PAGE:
And Treasury Secretary Hank Paulson is doing the same thing with his $700 billion bailout of financial institutions, on top of what he has already spent on Freddie Mac and Fannie Mae, AIG, etc.

  It appears this is a case of some key people in government paying attention to the lessons of history. Will it work? Maybe, but things are expected to get worse before they get better.

  Now, here is that excerpt from The Newsman that I promised.

Excerpt from The Newsman

 Our house was not only small, it was crowded with me, my mother, father, sister, and brother, and, from time to time, out-of-work relatives. After all, we were in the grips of the Great Depression, which everyone in my family said was caused by Republican President Herbert Hoover. Later, I learned more about Hoover and that he really was a good, compassionate man, and that Coolidge and a lot of other people like him, Republicans and Democrats, had more to do with causing the Depression than Hoover. Back then about the only thing worse for whites in the South than a Damn Yankee was a Damn Yankee Republican. Now, as you know, the situation has reversed. Race was and is a potent political issue.

 

  My father, like everyone else in the South, except for a few “post office Republicans,” was a Democrat. A “post office Republican” was a person in Dixie who admitted to being a Republican in order to be appointed a postmaster when a Republican president was elected. That didn’t happen for the first twenty-two years of my life.

 

 The only president I had known for my first fifteen years was Franklin D. Roosevelt, special in our area because he made Warm Springs his second home. He was a good Democrat, according to my mother, and Republicans were bad rich people who cared only about their wealth. I picked up all of that valuable information about Republicans from my mother. My father wasn’t as vocal about national politics, concentrating mainly on state races. He was a Talmadge man to the core. My mama was vocal about politics, national and local, and didn’t hesitate to let all within earshot know her views right then and there. Usually, she would do it in such a way that she would have even those who disagreed with her laughing.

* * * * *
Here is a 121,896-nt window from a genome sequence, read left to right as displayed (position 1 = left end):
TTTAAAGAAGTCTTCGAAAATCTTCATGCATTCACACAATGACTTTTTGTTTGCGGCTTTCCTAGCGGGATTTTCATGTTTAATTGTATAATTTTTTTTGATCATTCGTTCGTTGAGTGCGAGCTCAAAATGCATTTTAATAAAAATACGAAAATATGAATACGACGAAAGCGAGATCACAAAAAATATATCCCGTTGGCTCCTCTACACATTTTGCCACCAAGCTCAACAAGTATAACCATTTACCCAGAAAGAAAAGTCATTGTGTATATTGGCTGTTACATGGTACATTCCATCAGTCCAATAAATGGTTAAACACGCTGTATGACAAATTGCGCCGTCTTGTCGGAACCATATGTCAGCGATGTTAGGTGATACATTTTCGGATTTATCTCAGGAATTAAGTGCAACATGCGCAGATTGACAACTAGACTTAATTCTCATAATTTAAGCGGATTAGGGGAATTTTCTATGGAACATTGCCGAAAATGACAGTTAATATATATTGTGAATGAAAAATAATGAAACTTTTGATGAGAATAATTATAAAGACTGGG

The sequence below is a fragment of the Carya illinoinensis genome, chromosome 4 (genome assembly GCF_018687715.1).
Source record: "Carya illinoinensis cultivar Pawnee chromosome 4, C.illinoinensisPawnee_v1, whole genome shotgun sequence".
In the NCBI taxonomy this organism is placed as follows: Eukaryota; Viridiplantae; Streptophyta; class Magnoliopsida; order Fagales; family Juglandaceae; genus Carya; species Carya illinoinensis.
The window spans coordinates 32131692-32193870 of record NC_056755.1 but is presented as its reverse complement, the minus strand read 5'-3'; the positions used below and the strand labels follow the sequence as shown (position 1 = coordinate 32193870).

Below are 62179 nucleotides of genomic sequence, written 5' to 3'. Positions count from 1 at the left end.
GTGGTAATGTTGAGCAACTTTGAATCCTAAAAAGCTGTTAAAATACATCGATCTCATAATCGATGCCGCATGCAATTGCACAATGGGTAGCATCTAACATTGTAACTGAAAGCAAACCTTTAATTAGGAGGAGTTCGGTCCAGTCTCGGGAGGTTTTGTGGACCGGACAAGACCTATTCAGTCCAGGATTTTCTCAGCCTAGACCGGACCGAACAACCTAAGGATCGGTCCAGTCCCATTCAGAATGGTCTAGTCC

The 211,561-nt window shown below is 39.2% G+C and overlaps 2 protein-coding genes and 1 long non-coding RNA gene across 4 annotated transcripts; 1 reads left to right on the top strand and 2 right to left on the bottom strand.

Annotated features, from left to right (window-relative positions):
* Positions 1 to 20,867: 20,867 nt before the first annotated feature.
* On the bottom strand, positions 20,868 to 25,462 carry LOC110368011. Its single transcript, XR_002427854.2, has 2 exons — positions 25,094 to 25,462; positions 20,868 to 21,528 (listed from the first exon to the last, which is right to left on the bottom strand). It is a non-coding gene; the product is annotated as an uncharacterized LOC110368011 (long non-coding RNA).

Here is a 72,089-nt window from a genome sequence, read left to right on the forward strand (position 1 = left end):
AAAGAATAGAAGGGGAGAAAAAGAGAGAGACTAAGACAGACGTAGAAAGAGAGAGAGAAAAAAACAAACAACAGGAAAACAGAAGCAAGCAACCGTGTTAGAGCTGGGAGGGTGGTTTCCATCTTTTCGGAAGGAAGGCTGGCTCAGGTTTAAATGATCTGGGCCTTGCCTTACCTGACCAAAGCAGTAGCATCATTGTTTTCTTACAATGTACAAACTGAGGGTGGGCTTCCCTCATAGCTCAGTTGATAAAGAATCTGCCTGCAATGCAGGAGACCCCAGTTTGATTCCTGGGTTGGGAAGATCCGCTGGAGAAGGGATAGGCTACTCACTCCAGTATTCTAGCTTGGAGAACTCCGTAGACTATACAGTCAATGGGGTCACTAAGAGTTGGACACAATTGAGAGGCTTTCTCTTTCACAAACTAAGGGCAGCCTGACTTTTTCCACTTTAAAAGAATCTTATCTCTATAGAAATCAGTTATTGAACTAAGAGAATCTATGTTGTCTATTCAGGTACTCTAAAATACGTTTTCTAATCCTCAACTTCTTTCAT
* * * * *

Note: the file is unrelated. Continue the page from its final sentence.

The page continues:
Daddy was one of the few men in our extended family who had a job for a number of years in the early thirties. When relatives came to visit with suitcases in hand, they stayed for a while. Since there was no welfare, families had to look out for their own.

 

  One Christmas, after my mother and father had stretched their budget thin by seeing that all of the visiting kids got something from Santa Claus, they discovered they had forgotten guess who. On Christmas Eve they left me in the care of my brother and sister, and, along with other last minute chores, started looking for something for four-year-old-me.

 

  The Stores had already closed, but they found a barber shop open that had a cardboard toy circus for sale. They were late punching out colorful flat sheet of cardboard and folding them into a circus bandwagon, lion cages, elephants and other circus paraphernalia. When I wandered sleepily into the living room on Christmas morning, I was greeted by a huge circus that was spread out all over the floor. It took my breath away. I had never seen such magnificence before. It was probably the most exciting Christmas morning I ever experienced. It might not have cost much, but what does a four-year-old know or care about costs?  

(The Newsman can be purchased at Barnes and Noble in Columbus and online at Xlibris.com.)